Tuesday, April 16, 2013


Stuart Hughes & Mike Ross. Photo by Cylla von Tiedemann

Reviewed by James Karas

For its second production for 2013, Soulpepper offers Sam Shepard’s True West. The play moves on several levels from seething sibling rivalry to a debunking of the American dream. The production, directed by Nancy Palk is reasonably successful but there are some things that simply did not work.

Brothers Lee (Stuart Hughes) and Austin (Mike Ross) find themselves in their mother’s house in Southern California. They have not seen each other for some time and with their mother away in Alaska, the stage is set for a psychological and physical confrontation between the two.

Austin is an Ivy League-educated screenplay writer. He is reserved and civilized, one would say, as he anxiously proceeds with his work. He wants to show a script to Saul (Ari Cohen), a Hollywood producer.

Lee is the opposite. He is a petty thief who lives in the desert and immediately starts casing the houses in the neighborhood for burglaries. He is a loud and uncouth drunkard.

Lee does have a literary imagination of sorts and his wild and improbable story about people chasing each other across the plains of Texas captures the imagination of Saul. Lee trumps his brother by getting a contract for his wild idea and Saul asks Austin to turn that idea into a script.

The transformation of the brothers continues as details about the story are developed and we learn about the fate of their father. The final result is an eruption of murderous violence.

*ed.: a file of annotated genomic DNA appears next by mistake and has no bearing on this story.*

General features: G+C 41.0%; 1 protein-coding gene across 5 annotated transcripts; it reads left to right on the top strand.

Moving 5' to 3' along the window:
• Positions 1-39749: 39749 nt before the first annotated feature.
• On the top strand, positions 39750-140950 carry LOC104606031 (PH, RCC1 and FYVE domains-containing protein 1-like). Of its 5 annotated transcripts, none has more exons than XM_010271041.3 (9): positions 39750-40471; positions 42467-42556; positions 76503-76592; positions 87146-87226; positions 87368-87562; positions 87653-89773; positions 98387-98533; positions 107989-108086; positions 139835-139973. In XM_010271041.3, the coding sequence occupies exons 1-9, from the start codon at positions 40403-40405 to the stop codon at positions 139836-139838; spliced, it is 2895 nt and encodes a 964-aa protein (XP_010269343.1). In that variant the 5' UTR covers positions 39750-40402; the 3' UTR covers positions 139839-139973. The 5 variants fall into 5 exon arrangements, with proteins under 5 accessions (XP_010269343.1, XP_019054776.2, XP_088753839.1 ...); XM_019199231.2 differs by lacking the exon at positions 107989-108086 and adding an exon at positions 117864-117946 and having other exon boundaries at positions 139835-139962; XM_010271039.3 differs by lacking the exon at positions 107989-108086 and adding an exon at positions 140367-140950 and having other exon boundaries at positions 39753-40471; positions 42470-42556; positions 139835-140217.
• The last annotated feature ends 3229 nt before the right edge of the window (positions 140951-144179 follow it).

Ross and Hughes do well in their characterization of the very different men that they represent and in presenting the transformation of each to the extent that the brothers take on the persona of the other. Were they the same all along and did the veneer of education cover up Austin’s real character?  One may well ask.

What was missing from the production was the humour. Lee has a raw, violent humour and Hughes did not do a very good job in making us roar with laughter.

Patricia Hamilton appears as the mother near the end of the play. Is the part badly written, or was she just delivering her lines a bit too matter-of-factly?

Director Nancy Palk pays attention to all the details of the play from the background sound of the coyotes and crickets to the actors’ reactions. The only complaint is, again, about the humour not coming out as well as it could have.

Ari Cohen does a good job as the producer who represents the shallowness of American mass culture – give them any garbage or perhaps only garbage and they will eat it up.

The set is an ordinary suburban kitchen. Lee brings a hefty number of toasters in one of his nightly tours of the neighborhood and he decides to make toast using his entire haul. How he manages to connect all of those toasters must be filed under willing suspension of disbelief.


True West by Sam Shepard opened on April 3 and will run until May 4, 2013 at the Young Centre for the Performing Arts, 50 Tank House Lane, Distillery District, Toronto, Ontario. www.soulpepper.ca 416 944-1740

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